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Hip Hop artist Rawz raps in the Oxford University Museum of Natural History, over a track recorded by Inner Peace Records in a 1950s recording studio. © John Cairns

Urban Music Foundation are exploring the interplay between science, technology and hip hop, creating an immersive soundscape to investigate the physiological response.

The project team will create a sound art installation in which the audience will move through “Epochs”; isolated spaces designed to reflect the overall feel of 5 specifically defined eras: the 1950s, the 60s & 70s, the 80s & 90s, 2000-2022, and The Future. A bespoke sound track will be created by artists from Inner Peace Records for each one of the Epochs using hardware and software from the specific eras to create hip hop music, communicating their interpretations of these historic periods through their artistic response.

Technologies used in creating, recording and editing sounds have influenced, and in turn been influenced by the musician’s creative process since the beginning of recorded music. In some cases new technologies have even been pivotal in birthing entirely new genres of music; for example the ability to mass produce affordable electric guitars and amps led to the invention of Rock and Roll music, while evolutions in digital technologies (and their early limitations) led to seminal innovations in the production of Hip Hop music.

Using equipment and software from the 50s, 60s, 70s, 80s, 90s, 00s, 10s and 20s together on one track to create a completely original piece of music, artists and researchers can examine how evolutions in technology have influenced the music making process over an 80 year period, bridging two centuries. There is rich ground to explore here from both a scientific and artistic point of view, the project could consider questions such as; How do various technologies manipulate electrical signals in different ways in order to create newsounds? How is software used to digitally emulate analog technology almost indistinguishably? How do the acoustics of a space affect the signal captured by microphones? What new materials became available to make the new technologies possible? What happens to a sound wave or electrical signal as it passes through a chain of equipment in a recording studio?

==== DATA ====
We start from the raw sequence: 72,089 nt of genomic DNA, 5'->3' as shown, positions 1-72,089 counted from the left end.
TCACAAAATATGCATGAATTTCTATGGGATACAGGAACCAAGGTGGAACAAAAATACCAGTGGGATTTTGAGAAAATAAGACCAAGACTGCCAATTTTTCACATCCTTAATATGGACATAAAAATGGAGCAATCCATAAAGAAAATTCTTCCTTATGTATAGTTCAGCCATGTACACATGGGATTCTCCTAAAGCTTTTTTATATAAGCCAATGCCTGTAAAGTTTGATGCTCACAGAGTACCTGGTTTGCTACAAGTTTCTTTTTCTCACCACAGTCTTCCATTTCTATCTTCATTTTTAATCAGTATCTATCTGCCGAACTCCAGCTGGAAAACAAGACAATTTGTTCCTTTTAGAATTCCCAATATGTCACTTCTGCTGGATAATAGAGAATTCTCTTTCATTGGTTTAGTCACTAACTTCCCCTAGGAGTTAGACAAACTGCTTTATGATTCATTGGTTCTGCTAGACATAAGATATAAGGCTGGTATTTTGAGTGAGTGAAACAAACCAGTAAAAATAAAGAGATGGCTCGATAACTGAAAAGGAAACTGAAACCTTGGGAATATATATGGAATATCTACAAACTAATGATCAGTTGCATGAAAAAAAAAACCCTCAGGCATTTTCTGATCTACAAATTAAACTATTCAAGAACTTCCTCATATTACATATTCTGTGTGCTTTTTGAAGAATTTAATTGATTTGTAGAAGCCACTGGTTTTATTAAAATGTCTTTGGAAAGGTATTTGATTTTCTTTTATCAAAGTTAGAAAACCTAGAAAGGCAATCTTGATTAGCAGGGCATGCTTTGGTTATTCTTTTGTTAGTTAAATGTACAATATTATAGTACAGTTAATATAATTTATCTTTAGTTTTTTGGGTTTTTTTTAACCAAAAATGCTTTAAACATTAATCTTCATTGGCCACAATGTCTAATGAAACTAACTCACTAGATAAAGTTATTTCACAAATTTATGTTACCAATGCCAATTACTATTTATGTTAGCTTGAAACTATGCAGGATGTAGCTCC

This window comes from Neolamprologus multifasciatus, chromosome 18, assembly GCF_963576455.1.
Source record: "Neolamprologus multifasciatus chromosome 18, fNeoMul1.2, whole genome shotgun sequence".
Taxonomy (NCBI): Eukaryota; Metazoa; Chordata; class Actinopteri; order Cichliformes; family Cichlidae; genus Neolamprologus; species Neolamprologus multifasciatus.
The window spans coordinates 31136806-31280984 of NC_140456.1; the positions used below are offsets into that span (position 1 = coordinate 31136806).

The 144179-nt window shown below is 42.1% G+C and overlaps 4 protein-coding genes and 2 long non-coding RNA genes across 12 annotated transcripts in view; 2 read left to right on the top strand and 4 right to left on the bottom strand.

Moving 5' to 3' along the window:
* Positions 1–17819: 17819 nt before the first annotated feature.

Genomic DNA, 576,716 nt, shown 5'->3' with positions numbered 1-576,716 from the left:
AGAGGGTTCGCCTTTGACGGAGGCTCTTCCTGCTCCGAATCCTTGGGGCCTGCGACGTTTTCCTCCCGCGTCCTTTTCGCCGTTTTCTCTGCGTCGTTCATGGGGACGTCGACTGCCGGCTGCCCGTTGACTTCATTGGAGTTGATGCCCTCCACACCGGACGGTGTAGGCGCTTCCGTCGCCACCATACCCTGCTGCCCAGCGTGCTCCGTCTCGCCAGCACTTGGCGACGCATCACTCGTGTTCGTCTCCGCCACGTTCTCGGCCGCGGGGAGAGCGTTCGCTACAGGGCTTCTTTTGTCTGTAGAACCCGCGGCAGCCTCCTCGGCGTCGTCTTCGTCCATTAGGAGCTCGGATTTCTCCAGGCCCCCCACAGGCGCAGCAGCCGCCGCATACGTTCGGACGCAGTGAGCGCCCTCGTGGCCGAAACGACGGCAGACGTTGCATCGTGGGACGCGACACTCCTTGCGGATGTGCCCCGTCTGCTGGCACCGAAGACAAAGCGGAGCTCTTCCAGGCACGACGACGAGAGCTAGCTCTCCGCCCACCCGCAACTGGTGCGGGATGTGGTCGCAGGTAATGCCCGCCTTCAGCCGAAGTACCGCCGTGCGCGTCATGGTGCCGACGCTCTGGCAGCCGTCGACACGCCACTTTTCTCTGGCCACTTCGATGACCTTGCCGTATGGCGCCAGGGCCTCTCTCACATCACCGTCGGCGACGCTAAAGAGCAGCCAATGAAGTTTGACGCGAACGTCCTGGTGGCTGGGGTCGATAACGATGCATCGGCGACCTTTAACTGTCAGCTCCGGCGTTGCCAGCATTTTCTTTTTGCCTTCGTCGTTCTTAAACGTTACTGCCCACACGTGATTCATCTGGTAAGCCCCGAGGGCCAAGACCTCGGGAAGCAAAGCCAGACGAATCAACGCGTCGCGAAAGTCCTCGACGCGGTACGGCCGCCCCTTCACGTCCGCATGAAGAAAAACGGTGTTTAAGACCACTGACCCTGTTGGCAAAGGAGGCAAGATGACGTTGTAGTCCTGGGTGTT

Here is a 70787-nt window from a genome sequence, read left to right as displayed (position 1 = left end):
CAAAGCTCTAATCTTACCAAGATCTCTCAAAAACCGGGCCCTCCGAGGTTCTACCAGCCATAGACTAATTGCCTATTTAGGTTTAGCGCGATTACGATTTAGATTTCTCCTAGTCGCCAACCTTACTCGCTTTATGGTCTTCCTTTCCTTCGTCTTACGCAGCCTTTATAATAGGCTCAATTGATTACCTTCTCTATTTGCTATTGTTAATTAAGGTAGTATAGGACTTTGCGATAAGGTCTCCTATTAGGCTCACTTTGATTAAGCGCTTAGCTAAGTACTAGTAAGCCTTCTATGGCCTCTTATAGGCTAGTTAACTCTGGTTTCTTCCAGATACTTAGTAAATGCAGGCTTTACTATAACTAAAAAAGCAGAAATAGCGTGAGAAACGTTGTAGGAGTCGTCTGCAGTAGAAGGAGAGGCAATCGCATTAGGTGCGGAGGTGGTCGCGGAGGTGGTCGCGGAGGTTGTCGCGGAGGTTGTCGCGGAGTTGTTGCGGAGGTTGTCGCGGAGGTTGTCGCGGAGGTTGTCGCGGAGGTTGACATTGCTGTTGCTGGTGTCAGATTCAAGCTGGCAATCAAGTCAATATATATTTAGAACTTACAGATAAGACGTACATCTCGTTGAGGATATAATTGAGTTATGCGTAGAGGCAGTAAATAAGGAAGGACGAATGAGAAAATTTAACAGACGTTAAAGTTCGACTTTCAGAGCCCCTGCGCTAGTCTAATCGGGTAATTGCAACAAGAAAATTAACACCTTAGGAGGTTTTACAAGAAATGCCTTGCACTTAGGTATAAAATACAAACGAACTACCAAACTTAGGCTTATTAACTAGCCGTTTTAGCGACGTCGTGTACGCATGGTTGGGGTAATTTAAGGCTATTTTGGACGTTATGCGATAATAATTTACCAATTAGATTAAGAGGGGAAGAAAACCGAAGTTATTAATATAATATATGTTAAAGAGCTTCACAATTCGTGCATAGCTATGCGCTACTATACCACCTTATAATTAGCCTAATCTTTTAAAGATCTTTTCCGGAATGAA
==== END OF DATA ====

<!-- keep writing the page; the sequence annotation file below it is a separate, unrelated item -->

Why Hip-Hop?

Sprouting from the poverty and neglect of late 70s New York ghettos, with roots that can be traced back through the beat writers of the 50s and 60s, to the West African tradition of Griot, Hip Hop has bloomed into arguably the most influential cultural phenomenon of the 21st century, touching every nation on Earth. Hip Hop’s founders adapted and innovated with the tools they had available to them to invent a completely new genre of music and give their community an amplified voice that is now heard all over the world. Based on the 5 original elements of Dance, Graffiti, DJing, MCing and Knowledge (now encompassing a 6th element of Theatre and Literature), Hip Hop artists have always utilized newly available technologies to reinterpret artefacts from their past. DJs would play vinyl records borrowed from their parents on cutting edge Technics SL-1200 turntables with newly developed and powerful direct drive motors. They would use two decks, connected by modified equalisers to loop their favourite sections of these records over and over again, as MCs expressed their lyrical finesse over the top using microphones designed for making announcements at community functions.

The techniques that these pioneering DJs used grew into the tradition of sampling; converting short sections of sound recorded from vinyl records into digital information using sampling machines specifically developed for this purpose in the late 80s. Producers alter the sound and tempo of these samples in creative ways and combine them with others to build up new rhythms and textures. This has become a central component in the creation of Hip Hop music, which in turn has driven advances with music making technologies and software.

Through the practice of always looking for innovative and unusual things to sample, Hip Hop has been influenced by, and influenced, almost every other style of music, even spawning new genres that wouldn't have been possible without tools designed for Hip Hop production.

To find out more about The Urban Music Foundation visit their website or follow them on social media.